Bastard (old Fr. bastard, of uncertain derivation), a person born without lawful parentage. By the English law a child born after the marriage of its parents, whatever may be the time, is legitimate, unless non-access of the husband, who is otherwise presumed to be the father, can be proved. Birth of a child after the death of the husband, if within a possible period of gestation commencing from a time anterior to such decease, is also held to be legitimate; and this period has in some instances been allowed of an extravagant extent, but is now, in accordance with the opinion of medical writers as to the limit of any accidental variation from the accustomed course, fixed at 10 months. To avoid any question which might arise in cases of second marriage by the widow soon after the death of the husband, it was a rule of the civil law that she should be prohibited from marrying infra annum luctus (within the year of mourning), which, according to the ancient Roman calendar, was 10 months; and the same rule was adopted by the Saxons and Danes, except that the year was 12 months.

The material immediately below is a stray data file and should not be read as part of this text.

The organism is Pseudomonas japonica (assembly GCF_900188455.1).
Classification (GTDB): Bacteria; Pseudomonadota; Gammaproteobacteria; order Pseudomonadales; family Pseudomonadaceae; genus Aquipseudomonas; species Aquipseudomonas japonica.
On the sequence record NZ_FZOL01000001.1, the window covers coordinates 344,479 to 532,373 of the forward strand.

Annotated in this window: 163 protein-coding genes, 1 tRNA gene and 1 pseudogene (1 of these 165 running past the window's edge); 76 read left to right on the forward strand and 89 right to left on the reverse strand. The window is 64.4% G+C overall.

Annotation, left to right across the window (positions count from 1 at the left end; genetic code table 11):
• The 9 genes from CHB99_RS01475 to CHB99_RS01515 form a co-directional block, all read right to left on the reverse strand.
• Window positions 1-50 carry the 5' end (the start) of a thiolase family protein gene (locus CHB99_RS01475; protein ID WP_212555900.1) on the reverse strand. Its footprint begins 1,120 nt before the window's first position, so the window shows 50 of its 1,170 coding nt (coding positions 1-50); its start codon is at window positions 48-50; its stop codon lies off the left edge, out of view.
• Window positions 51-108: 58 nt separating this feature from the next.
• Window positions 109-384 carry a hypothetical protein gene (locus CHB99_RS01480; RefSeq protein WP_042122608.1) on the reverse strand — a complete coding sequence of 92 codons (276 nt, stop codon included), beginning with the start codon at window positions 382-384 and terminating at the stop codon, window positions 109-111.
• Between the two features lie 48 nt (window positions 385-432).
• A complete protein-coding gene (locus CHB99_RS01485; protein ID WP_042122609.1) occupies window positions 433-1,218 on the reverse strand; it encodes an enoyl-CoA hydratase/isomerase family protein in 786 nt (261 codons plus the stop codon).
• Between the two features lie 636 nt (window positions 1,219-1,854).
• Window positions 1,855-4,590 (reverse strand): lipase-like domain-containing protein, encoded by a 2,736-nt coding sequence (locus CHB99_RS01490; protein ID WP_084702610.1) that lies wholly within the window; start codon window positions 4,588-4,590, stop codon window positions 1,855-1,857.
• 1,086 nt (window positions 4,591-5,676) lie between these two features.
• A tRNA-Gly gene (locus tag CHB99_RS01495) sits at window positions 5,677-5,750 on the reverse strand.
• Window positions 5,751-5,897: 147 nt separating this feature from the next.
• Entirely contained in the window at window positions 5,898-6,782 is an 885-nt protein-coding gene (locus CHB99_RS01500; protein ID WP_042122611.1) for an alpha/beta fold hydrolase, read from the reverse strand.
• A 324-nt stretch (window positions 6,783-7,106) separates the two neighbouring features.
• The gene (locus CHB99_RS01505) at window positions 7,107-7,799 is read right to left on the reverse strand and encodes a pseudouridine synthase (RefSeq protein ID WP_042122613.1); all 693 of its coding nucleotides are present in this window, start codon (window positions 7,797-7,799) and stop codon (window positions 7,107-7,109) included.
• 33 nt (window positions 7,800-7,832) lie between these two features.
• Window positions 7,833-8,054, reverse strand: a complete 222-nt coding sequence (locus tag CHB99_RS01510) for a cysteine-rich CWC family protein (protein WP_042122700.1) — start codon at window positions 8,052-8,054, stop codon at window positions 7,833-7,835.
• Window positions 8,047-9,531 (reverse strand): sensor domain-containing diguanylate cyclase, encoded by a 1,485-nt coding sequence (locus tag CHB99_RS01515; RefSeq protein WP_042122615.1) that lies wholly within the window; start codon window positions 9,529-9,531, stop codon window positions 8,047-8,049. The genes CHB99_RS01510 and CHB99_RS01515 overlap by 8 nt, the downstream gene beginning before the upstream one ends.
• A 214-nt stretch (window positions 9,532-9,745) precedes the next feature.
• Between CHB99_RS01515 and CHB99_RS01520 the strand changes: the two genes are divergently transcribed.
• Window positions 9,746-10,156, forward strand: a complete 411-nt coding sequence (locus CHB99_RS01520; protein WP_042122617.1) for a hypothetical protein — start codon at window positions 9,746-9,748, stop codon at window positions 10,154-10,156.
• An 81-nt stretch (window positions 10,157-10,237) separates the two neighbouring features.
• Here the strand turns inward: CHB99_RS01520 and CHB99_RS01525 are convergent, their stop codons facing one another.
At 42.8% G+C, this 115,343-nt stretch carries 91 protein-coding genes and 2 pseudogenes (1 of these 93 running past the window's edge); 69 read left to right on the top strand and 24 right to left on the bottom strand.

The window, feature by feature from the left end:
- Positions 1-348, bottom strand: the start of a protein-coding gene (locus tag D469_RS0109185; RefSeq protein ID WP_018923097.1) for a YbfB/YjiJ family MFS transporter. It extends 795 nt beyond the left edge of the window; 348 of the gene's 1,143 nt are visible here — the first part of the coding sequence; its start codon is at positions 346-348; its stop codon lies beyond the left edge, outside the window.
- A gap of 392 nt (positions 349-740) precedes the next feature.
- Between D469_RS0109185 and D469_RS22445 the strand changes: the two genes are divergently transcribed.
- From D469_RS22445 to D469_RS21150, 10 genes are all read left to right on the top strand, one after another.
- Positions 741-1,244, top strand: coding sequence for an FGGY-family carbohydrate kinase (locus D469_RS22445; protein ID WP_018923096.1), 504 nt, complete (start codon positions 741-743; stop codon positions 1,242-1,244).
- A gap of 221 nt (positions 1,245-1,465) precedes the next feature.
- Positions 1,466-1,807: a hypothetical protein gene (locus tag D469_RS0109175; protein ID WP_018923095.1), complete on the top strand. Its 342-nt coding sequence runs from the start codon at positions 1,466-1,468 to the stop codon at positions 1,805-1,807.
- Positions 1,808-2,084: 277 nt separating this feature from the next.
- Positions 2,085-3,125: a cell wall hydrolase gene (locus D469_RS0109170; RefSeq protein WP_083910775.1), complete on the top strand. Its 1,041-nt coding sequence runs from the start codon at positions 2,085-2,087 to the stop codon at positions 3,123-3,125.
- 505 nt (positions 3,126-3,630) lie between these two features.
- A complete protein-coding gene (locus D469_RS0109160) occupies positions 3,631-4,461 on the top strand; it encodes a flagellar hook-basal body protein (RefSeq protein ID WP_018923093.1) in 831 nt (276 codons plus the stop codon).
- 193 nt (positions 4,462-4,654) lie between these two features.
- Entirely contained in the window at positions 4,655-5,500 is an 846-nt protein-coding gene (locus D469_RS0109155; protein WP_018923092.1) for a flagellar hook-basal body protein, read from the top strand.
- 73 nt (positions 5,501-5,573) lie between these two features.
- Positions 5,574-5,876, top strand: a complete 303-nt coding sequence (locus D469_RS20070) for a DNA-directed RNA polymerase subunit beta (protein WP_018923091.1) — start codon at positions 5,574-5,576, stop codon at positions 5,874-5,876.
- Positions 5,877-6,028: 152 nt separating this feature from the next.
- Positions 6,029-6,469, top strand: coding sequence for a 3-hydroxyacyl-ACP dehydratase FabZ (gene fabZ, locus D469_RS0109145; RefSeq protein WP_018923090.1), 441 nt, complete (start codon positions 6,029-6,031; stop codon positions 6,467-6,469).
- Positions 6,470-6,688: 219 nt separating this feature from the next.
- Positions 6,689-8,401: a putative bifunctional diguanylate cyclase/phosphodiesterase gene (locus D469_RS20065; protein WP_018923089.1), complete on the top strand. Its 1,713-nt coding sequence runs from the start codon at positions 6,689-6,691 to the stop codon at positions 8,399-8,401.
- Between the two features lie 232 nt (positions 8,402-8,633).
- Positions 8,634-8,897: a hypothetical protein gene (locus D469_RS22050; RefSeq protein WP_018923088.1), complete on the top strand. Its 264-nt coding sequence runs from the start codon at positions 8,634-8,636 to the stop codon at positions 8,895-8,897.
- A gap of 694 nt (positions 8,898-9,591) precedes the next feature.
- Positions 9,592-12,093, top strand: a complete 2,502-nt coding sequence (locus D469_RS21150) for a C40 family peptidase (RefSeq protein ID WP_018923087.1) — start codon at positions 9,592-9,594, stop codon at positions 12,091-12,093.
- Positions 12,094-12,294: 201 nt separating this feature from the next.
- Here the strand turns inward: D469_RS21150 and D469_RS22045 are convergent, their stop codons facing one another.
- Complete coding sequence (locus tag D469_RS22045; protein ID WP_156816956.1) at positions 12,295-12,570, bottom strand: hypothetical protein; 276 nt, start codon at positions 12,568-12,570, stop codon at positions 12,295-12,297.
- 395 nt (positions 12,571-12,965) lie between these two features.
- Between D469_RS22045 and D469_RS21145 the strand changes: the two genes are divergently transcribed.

By the civil and canon law the intermarriage of the parents after the birth of a child rendered such child legitimate; and this is the law of Scotland, France, Holland, and Germany. The ecclesiastics unsuccessfully urged the parliament of Merton in the reign of Henry III. to adopt this rule of the canon law; it has never been accepted in England. A bastard, by the English common law, being held to be nullius filius, cannot take real or personal estate as the heir of either parent, nor has he even the name of the father or mother, but may assume it or any other name, and is known in law only by such assumed or reputed name. He is, however, able to take real or personal estate by will or other conveyance, and to dispose of the same in a similar manner; but only his children can inherit, and in case he dies intestate without children, his real estate escheats to the crown, and his personal estate is disposed of by administration for the benefit of the crown or its grantee.
The father at common law was not bound to provide for a bastard child, but by the statutes provision is made for compelling the father to give security for the maintenance of a child, so as to prevent its becoming a charge upon the parish. - In the United States important modifications have been made in respect to the rights of illegitimate children. In most of the states a bastard may take, by inheritance as heir or next of kin of the mother, and the mother may inherit from her illegitimate child; but, with a few exceptions, the common law rule that the intermarriage of the putative father and mother does not legitimate a child born before the marriage still obtains. The provisions of the English statutes in respect to compelling the father to give security for the maintenance of a child have been generally adopted in this country, the object being, in general, only to indemnify the town or county from the charge of the child as a pauper.